Cheers,
Aaron
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On Wed, 18 Dec 2013 06:25:36 -0800, Amanda Riphnykhazova wrote:

Heh heh ... I *wish* I worked for Ubiquiti! But, if I did, I'd probably know what I was doing! :)

Yes. And no. Depends on what you mean by "mobility".
I've tried the classic USB WiFi range extenders, for example, and their advantage is small size (some are dongles, which don't even need AC power while others are small boxes about the size of a pack of playing cards which also need 120VAC).
The problem I had with these classic range extenders is that they were miserable to set up on Linux. Absolutely horrid support for the Linux drivers. The reason is that they're consumer equipment; and the consumer is on Windows or Mac, for the most part.
So, *for you*, these $100 solutions (give or take $25) *should* work fine to extend the range of your laptop for a few hundred feet.
On the other hand, the solution I tested out, costs the same (roughly), as that consumer gear, but, the Nanobridge feed horn solution has far more gain (both in the transmitter and in the antenna) than the puny consumer gear.
The beauty of the Ubiquiti equipment is that it costs the same as the consumer gear (give or take a few). But, it's far more powerful.
Personally, I think we're all idiots for buying the consumer gear, mostly because it's too expensive for too little gain, so everyone has to extend the range with even more crappy consumer gear.
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On Wed, 18 Dec 2013 06:25:36 -0800, Amanda Riphnykhazova wrote:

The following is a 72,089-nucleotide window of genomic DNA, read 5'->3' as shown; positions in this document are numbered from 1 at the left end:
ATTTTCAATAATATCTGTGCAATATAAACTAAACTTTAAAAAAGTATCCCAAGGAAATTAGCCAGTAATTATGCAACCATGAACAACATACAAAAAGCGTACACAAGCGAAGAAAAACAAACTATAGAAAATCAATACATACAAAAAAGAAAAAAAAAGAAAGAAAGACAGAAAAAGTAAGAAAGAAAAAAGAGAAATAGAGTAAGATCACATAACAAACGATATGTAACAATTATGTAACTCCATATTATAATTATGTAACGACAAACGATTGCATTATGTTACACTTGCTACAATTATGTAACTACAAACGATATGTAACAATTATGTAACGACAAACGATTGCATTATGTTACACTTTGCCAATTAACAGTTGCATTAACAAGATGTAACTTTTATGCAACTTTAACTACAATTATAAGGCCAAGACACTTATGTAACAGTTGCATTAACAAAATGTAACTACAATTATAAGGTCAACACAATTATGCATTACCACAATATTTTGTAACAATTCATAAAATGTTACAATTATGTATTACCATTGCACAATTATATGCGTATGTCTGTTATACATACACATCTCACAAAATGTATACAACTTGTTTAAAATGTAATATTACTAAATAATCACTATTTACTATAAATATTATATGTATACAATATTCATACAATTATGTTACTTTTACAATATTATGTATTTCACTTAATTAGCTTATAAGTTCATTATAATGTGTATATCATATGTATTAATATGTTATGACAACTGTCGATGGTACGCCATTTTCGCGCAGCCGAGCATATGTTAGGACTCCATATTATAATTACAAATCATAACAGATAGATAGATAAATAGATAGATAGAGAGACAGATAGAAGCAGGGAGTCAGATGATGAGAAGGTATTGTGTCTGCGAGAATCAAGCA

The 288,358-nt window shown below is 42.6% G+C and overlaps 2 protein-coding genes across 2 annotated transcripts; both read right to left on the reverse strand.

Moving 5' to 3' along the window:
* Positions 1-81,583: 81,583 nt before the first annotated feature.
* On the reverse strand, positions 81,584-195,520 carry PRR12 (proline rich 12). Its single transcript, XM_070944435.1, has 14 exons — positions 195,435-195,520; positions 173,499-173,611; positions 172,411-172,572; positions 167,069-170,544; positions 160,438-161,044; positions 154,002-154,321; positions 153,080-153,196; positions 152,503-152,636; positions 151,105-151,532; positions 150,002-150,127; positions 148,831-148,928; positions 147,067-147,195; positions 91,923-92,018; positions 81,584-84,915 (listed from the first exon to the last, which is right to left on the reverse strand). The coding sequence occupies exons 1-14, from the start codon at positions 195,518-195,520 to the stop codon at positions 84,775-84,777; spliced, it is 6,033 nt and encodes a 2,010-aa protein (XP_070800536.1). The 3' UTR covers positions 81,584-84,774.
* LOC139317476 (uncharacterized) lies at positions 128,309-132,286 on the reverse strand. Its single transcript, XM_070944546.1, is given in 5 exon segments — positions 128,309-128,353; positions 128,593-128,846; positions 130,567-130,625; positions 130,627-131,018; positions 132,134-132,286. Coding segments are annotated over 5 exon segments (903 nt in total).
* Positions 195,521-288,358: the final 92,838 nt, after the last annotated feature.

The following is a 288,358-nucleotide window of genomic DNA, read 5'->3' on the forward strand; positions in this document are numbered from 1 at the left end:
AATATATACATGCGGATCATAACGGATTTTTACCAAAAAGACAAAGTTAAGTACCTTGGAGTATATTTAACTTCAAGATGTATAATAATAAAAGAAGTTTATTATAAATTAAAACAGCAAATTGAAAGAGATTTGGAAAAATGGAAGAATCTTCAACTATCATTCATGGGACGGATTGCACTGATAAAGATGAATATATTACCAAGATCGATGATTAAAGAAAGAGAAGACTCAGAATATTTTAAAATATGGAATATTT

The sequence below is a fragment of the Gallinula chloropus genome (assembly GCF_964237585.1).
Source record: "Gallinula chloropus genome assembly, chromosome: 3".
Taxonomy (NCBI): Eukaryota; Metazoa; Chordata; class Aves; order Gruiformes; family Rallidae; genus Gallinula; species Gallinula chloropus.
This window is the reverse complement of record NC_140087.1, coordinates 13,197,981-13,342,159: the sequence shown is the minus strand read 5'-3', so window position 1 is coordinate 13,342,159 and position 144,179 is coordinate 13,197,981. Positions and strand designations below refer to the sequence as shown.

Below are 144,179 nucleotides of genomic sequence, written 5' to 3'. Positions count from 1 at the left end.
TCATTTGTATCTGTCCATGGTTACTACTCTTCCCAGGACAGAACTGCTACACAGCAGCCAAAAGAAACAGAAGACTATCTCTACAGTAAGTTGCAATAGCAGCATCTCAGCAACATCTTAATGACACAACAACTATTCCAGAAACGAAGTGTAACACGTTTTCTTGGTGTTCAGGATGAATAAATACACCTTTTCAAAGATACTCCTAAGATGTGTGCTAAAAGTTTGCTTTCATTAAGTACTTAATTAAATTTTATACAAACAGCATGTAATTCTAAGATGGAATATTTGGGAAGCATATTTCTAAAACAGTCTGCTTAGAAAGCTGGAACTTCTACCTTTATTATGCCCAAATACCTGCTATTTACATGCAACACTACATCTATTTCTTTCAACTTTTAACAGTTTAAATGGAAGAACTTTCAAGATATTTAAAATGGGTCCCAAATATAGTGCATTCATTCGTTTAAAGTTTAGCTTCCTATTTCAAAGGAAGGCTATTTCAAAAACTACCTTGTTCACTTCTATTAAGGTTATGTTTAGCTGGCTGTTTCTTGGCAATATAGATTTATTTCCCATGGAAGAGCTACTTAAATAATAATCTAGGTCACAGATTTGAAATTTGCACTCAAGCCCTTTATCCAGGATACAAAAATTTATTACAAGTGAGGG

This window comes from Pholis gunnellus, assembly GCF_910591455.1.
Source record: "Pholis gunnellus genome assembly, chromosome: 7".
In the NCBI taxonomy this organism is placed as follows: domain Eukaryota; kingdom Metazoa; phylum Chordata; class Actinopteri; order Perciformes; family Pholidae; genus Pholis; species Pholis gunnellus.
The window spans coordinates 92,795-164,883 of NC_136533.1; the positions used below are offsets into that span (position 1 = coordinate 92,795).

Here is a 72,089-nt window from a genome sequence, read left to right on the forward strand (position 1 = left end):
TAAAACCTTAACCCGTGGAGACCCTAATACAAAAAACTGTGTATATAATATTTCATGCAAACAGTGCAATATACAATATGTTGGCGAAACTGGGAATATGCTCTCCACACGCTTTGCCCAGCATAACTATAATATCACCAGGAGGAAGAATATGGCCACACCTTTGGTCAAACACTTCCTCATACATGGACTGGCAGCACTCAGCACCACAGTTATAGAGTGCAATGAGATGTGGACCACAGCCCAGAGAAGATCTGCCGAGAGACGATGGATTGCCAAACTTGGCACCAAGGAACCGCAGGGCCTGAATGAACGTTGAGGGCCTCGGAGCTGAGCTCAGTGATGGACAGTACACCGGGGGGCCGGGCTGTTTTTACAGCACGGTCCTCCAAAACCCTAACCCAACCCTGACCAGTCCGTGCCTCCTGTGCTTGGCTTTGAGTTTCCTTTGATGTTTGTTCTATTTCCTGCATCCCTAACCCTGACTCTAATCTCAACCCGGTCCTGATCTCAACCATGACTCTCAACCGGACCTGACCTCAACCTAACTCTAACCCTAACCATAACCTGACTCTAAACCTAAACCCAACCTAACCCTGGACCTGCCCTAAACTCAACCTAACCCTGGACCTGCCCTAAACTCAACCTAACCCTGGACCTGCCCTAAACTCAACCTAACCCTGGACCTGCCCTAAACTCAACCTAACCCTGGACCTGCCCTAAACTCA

Yes. You are correct. My results depend on reasonable aiming.
Here is a picture of my ubiquiti feed horn and wires:
http://farm4.staticflickr.com/3667/11475987315_36aa12eba3_o.jpg
That is a 23dBM radio with a 3dBi antenna, which, if you find that kind of gain in consumer equipment at any price, I'll be amazed.
That's 26dBm of gain, which is 400 milliwatts of power (EIRP).
Now look at these four screenshots, taken during my testing:
http://farm3.staticflickr.com/2826/11419588365_0209969676_o.png
Notice the signal strength with the tail pointed toward the router was a whopping -38dBm! (that's huge!)
When I tested it, at my house, connected to my laptop ethernet port, I pointed the tail end of this Nanobridge M2 at the home broadband router from one floor away, and got fantastic signal strength, which you can also read on the unit itself by user-settable LEDs:
http://farm6.staticflickr.com/5527/11476001384_10e72406a8_o.jpg
When I pointed the tail *away* from my router, it still had a connection strength of -61dBm, and, as I twisted the nanobridge feedhorn around, I obtained values in between.